This stubbornness and culture based snootiness has continued into my adulthood and reared its unfortunate head frequently during my attempts to find a place within the music industry.
I’ve been very close to securing rock presenting jobs based on my experience, but apart from a few short term but great opportunities, have often missed out. Industry people trying to advise me on why I’ve not had more luck have often deduced that I didn’t look quite alt enough. I get it to a degree…As a vlogger/blogger who liaises with PR’s on a daily basis, I understand they are looking to find influencers that seem to be a good pairing for the given brand or products – that it’s better to have some obvious synergy there – but isn’t it a shame that we seem to, on the whole, base it on the superficials, the visuals, the outer shell, rather than the inner workings, tastes, persuasions and influences. Isn’t it a shame that they don’t think that my clear interest in rock music, music that they would categories as alt, and my love of tattoos(even though I don’t have any) is enough for them to accept me into the world of ALT. You don’t require Mel and Sue to prove that they’re good at baking? I’ve lost count of the amount of times that people have challenged me saying things like ‘You don’t look like someone who’d like Deftones” or similar.
Another example of this alt snobbery is when an attractive girl who doesn’t look overtly alt comes on to the scene as a photographer or journalist (or other music industry role). I often hear bitchy or snide comments (from males and females) suggesting she’s in it meet/sleep with band guys, even if she has behaved in a way that offers up no ammunition. Yes, that may be the case, but it’s the assumption again that bothers me. How is that any better than when one of the cool sporty kids at school mocked my ‘alt ‘kid with the long leather coat? Don’t get me started on the double standards and sexism because that deserves a post all of it’s own.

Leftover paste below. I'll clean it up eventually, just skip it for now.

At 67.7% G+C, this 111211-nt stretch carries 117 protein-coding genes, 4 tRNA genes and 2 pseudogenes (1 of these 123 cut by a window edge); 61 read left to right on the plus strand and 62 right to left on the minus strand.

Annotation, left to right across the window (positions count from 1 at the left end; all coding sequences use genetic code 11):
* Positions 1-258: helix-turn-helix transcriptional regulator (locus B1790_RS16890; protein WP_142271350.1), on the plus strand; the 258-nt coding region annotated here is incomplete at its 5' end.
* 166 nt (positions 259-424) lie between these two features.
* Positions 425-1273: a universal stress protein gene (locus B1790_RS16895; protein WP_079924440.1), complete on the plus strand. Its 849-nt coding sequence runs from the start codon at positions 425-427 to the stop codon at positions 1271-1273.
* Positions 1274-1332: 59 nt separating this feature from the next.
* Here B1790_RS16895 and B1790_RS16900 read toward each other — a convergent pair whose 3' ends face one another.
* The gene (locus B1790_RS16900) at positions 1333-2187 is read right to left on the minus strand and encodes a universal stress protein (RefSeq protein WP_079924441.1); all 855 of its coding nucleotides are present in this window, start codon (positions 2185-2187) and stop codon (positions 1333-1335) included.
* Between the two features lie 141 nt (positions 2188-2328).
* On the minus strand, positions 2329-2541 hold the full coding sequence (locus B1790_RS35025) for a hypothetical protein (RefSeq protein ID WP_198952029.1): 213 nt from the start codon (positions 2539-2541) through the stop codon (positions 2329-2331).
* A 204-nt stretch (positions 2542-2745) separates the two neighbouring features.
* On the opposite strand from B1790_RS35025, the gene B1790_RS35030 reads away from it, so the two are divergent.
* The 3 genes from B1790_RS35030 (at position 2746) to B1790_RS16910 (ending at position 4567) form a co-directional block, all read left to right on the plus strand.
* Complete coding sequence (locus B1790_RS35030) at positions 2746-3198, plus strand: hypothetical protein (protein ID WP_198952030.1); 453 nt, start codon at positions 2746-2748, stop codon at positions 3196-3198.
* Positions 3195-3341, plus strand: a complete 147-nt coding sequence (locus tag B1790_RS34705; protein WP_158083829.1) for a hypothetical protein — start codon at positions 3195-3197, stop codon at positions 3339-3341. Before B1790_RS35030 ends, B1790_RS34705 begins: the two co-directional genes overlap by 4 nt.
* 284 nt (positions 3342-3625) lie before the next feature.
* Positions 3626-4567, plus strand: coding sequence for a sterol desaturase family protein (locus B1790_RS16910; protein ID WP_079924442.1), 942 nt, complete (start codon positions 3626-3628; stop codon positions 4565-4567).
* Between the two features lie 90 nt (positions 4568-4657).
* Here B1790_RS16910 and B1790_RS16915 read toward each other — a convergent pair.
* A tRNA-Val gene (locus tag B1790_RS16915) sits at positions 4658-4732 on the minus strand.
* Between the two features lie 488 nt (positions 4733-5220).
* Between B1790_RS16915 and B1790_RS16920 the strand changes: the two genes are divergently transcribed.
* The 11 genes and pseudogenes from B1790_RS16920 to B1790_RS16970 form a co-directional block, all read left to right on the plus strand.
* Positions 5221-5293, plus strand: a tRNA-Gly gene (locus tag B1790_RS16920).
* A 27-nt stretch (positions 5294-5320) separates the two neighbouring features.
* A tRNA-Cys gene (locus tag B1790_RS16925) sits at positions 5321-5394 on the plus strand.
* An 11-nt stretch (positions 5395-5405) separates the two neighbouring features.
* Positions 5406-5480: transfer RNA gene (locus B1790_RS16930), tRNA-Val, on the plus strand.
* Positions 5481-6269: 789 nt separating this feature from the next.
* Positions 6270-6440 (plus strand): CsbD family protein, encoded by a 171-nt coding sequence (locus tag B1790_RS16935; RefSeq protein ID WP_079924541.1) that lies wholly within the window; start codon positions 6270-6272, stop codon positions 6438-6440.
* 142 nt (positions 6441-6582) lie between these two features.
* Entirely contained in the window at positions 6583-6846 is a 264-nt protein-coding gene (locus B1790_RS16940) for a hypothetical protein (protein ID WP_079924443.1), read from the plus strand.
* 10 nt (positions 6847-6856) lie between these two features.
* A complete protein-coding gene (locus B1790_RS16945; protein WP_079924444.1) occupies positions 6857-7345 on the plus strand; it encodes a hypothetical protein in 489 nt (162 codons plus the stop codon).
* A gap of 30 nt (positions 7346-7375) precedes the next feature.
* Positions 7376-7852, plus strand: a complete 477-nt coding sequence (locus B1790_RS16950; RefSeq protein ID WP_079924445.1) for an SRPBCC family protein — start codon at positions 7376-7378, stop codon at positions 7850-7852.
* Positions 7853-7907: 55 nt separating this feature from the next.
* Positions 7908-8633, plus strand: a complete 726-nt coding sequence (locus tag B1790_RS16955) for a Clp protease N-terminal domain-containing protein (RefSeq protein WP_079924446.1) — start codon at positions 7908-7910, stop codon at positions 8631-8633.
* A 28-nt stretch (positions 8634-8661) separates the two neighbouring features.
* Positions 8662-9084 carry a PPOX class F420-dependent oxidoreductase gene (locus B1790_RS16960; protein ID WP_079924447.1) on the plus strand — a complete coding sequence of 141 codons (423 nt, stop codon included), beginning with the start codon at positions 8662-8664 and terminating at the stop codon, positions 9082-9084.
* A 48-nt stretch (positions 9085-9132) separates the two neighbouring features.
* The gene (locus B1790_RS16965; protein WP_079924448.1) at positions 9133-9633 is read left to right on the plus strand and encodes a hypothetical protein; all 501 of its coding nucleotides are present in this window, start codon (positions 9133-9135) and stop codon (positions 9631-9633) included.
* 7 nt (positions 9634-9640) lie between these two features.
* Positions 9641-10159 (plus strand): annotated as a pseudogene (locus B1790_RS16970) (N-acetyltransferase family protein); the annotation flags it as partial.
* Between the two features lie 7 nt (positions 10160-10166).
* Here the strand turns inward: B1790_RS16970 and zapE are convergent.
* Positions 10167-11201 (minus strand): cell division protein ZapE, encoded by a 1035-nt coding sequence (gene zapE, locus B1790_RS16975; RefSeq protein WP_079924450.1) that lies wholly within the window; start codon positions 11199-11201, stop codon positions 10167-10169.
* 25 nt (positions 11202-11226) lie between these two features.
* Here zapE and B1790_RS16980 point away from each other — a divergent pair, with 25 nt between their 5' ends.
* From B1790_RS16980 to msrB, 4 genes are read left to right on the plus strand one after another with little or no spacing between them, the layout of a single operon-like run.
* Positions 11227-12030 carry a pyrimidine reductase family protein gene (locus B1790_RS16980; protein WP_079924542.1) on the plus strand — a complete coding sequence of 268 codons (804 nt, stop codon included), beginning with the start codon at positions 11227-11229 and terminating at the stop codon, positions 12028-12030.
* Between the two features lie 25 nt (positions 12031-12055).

How often do you hear people assume that models, or ‘stereotypically’ and ‘ traditionally commercially attractive’ have no personality. That they’ve not had to work for anything in their lives because of their looks, or never had to form great personality because their shell has always delivered everything they’ve ever needed. Just because their outside fits the ideals we’ve been brought up to think are nearer to the universal standards or beauty it doesn’t mean on the inside they don’t feel like a misfit, that they haven’t faced difficulty, that they haven’t overcome adversity….or genuinely love metal.
I often see very salty comments under interviews or features with successful and beautiful women when they open up about struggling with their image, or reveal that they suffer with anxiety and depression. In fact, in the YouTube community this has been extremely prevalent of late. People seems extremely sceptical about the big YouTubers who confess their struggles with anxiety. But if you think about it logically, its quite likely that there will be many sufferers in this line of work. These people choose to work from home, generally on their own…talking to a camera rather than really 3D people. Their channel grows and they are thrust into the world of celebrity and become aware than suddenly a lot of people care what they do/say and they now have an extra wad of pressure and events/ situations to become anxious about.
Mental health doesn’t discriminate. It can effect you whether you have a million pound house, a stable childhood with parents who have been together for 50 years, or if you are bullied teenager who listens to Marilyn Manson. It’s not about what section of the society you put yourself in, or that others put you in. It’s not about the music you listen to (although you may find great comfort in the words of Of Mice and Men…or Little Mix) or what you wear. Some people may wear black to mirror the dark turbulence whirring around inside, others might wear black because it’s flattering and makes their figure look the bomb.